On Faith, Freedom of Expression, and the Muslim Brotherhood’s Statement in Response to the Protests in Egypt and Libya

Yesterday, Egypt’s ruling party, the Muslim Brotherhood, released a stern condemnation of a low-budget, poorly produced attempt at religious satire uploaded to YouTube by a coward hiding behind an alias. The Muslim Brotherhood also expressed disapproval of the vicious retaliatory protests that have led to the murder of four American diplomats in Libya, including the U.S. Ambassador, encouraging somewhat ambiguously:

“All Muslims to uphold and apply Quranic principles and emulate the Messenger of Allah.”

I understand the Egyptian government’s frustration. Unfortunately, the Muslim Brotherhood’s proposed solution only exacerbates the underlying problem that is quickly coming to the forefront in Egypt and around the world:

“We denounce abuse of all Messengers of God, Prophets and Apostles, and condemn this heinous crime. We further call for criminalization of assaults on the sanctities of all heavenly religions.”

The solution proposed by the Muslim Brotherhood is the prohibition of criticism (which they define as “assaults on the sanctities of all heavenly religions”) of all religions. However, categorizing criticism of any religion as “abuse” and as “heinous crimes” is not a viable solution in a free society. In fact, it would only serve to resurrect the totalitarian suppression of freedom of thought and expression that they experienced under Hosni Mubarak.

All individuals – both those who express faith in various deities and those choosing to adhere to no religion – should have the freedom to debate, criticize, and yes, joke and satirize all forms of ideology, including economic, political, and yes, religious.

The United States of America is founded upon this fundamental principle – the freedom of expression – as well as the freedom to worship or not worship any god we so choose. Freedom of expression lies at the heart of any free society. To exempt religion from this free expression, and to demand that no religious figure ever be criticized, rejected, satirized, or even questioned is little more than an attempt to exploit this horrific tragedy – the murder of American diplomats by Islamic protestors resulting from their anger over an insulting film on YouTube – to elevate Islam to a state that stands above criticism.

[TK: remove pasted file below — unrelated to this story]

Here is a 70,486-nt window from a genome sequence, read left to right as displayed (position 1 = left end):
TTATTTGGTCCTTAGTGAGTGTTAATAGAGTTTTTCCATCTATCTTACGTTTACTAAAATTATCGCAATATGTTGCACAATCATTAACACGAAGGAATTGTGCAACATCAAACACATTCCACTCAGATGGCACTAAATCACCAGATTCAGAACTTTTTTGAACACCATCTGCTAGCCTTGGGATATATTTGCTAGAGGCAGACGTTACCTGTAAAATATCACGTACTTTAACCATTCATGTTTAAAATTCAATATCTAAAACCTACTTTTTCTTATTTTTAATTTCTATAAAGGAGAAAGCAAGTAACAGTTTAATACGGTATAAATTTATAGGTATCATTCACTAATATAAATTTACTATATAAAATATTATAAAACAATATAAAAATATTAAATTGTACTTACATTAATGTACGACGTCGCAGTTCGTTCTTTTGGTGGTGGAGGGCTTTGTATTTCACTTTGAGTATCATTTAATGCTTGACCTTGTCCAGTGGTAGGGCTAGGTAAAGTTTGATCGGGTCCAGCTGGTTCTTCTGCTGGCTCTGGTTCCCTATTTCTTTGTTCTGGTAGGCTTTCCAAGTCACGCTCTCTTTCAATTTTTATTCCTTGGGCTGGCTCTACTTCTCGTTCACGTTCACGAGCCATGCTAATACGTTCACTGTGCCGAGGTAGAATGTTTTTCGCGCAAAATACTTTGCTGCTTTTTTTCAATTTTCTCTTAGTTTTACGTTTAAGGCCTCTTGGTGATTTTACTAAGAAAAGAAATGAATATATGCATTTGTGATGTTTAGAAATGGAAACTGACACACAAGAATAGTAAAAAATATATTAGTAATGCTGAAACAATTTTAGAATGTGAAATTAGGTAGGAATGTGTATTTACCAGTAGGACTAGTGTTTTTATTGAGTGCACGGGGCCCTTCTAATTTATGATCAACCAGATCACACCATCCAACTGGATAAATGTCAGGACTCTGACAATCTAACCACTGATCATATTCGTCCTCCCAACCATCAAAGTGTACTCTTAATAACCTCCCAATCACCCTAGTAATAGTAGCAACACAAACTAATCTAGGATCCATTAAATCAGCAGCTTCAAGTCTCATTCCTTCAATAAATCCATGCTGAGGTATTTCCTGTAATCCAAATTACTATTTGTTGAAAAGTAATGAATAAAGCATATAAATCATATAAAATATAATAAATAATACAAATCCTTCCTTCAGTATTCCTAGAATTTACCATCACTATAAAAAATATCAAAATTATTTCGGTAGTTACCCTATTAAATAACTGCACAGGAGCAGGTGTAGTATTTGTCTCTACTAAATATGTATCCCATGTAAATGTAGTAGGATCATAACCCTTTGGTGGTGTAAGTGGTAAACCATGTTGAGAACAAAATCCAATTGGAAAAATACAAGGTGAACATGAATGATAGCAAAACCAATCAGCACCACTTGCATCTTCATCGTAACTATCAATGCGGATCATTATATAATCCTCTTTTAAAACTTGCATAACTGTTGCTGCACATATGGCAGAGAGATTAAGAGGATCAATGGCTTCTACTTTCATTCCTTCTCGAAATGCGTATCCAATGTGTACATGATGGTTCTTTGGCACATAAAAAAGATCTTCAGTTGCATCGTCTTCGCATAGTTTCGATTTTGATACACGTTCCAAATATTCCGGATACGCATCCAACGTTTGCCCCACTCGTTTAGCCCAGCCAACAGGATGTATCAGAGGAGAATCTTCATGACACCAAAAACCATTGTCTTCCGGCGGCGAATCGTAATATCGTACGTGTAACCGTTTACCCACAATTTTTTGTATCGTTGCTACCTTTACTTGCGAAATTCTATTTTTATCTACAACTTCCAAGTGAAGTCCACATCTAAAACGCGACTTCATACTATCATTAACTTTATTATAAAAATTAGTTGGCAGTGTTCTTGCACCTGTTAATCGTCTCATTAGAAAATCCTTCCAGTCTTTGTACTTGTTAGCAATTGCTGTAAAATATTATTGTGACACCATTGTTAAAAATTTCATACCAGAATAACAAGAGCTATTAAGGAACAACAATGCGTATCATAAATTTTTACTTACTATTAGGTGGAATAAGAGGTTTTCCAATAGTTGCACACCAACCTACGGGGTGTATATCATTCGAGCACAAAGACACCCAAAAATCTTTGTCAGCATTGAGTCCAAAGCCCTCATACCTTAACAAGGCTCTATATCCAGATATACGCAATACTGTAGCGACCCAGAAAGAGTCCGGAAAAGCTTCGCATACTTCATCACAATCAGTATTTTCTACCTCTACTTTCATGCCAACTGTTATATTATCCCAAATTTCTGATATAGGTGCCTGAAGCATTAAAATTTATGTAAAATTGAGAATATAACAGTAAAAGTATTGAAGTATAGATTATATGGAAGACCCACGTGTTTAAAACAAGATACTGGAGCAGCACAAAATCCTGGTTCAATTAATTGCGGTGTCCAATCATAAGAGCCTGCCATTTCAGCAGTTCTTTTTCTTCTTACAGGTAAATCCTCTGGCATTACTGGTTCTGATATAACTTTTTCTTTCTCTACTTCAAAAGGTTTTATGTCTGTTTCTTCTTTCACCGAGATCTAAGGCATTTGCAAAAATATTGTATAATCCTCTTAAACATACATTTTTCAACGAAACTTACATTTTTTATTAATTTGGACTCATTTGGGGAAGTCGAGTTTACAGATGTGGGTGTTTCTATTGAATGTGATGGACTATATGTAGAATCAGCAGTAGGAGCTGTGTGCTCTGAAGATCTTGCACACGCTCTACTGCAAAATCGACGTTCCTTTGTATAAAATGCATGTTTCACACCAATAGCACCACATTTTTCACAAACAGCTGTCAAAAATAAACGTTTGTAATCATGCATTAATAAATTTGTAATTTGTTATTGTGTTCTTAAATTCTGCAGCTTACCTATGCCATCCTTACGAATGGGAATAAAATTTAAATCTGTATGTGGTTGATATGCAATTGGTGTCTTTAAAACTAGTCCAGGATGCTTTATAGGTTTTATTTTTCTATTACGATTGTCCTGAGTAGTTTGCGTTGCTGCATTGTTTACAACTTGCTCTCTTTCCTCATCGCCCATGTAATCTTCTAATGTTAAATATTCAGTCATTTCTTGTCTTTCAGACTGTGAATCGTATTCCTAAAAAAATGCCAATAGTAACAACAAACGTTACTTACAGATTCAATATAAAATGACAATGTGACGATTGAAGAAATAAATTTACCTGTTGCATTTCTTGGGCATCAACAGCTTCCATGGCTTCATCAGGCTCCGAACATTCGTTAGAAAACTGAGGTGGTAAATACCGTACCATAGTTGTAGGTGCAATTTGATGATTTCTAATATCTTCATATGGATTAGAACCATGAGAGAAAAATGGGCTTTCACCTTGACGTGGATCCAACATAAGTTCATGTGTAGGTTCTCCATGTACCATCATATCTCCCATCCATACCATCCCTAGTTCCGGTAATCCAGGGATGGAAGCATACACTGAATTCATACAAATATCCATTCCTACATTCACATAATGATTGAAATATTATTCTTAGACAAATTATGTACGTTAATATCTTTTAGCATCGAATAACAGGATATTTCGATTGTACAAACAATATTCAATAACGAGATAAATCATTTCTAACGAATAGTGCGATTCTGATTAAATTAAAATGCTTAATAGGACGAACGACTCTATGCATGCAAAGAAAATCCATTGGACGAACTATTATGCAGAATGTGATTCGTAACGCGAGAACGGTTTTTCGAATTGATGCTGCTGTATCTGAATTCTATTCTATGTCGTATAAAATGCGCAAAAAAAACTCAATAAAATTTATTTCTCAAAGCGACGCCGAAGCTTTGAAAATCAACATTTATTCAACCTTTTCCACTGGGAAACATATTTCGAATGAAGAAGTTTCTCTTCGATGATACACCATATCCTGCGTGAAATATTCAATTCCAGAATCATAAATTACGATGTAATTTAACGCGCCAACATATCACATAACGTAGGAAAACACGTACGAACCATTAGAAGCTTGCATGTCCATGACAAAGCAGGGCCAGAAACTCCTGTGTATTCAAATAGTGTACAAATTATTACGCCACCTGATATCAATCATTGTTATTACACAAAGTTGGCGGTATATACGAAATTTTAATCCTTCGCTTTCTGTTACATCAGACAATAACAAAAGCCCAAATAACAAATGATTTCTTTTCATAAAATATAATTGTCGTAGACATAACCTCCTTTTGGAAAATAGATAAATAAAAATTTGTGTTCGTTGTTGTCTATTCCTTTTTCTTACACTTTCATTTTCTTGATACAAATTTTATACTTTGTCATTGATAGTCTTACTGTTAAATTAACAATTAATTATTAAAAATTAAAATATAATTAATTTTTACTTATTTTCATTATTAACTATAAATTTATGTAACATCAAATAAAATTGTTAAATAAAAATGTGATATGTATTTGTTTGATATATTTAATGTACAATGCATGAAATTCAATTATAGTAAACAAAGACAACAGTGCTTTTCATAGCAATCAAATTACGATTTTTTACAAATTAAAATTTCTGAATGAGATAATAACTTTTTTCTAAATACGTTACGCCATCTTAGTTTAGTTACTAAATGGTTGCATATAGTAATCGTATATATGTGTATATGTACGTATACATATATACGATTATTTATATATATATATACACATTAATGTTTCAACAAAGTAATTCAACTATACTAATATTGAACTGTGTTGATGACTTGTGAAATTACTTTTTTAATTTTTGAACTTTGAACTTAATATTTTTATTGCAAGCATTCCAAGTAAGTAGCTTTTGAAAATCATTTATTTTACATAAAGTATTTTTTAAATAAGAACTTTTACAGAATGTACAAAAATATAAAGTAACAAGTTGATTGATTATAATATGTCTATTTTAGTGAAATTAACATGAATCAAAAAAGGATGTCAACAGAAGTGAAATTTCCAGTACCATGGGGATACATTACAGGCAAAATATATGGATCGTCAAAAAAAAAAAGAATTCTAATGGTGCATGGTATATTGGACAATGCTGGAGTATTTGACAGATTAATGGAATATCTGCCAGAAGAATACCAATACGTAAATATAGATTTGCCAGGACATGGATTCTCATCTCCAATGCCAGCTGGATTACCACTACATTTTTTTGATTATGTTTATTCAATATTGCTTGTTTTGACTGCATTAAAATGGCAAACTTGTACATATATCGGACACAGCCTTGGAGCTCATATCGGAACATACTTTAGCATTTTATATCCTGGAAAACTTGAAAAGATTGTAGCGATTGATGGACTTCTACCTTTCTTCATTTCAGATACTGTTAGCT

As a scholar and a professor of religious studies, I reject any attempt to quell the critical inquiry of any religion, including Christianity and Islam. While the parody of a religious figure may be considered an insult to some and a foolish act in poor taste to others, the solution is never, ever violence coupled with a call for the criminalization of the critique of religion.

Simply put, truly free citizens of any state should have the freedom to practice and profess the religion of their choice, but should not have the power to criminalize those who do not profess their religious faith.

The statement released by the Islamic Brotherhood further stated:

“Certainly, such attacks against sanctities do not fall under the freedom of opinion or thought. They are crimes and assaults against Muslim sanctities, and must not be tolerated by the countries where they are produced or launched, since they are also detrimental to the interests of those countries in dealings with the peoples of the Muslim world.”

The new definition of "religious persecution".

The new definition of “religious persecution”.

Evidently, the Muslim Brotherhood differentiates between freedom of thought and opinion regarding politics, economics, and perhaps where to eat dinner, and the freedom to critique, satirize, and even denounce certain religious beliefs and practices. This assumed privileged status of religion in Islamic countries is similar to the misguided assumption made by Christians in the United States. We must remember that there is a distinct difference between “religious persecution” and the challenging of the privileged status a particular religion enjoys in a given country, be it Christianity in the U.S. or Islam in Egypt.

The critique, ridicule, or rejection of a religious belief or ideology is no different than the critique, ridicule, or rejection of an economic or political belief or ideology: all involve the freedom to accept or reject in thought, word, or practice any position held within them. Religion cannot possess a privileged status above other forms of expression simply because someone else might find it offensive. Likewise, one religion should not enjoy exemption from critique over another religion in any country.

"Religious offense" is apparently a relative designation.

“Religious offense” is apparently a relative designation.

Freedom of expression must be preserved regardless of the subject matter, and regardless of the (over)sensitivity of those who might disagree with the expressed speech. This is especially true in nations that engage in vilifying other religious groups. It is patently hypocritical for the leaders of a government to insist that their religion be respected at all times, while arguing that the consistent denigration of another government with different religious beliefs (let’s say Israel for example) is perfectly legitimate. Perhaps this rational disconnect explains the puzzling, yet carefully worded portion of the Muslim Brotherhood’s statement that read:

The West has passed and imposed laws that punish those who deny or express dissident views on the Holocaust or question the number of Jews killed by Hitler, a topic which is purely historical, not a sacred doctrine.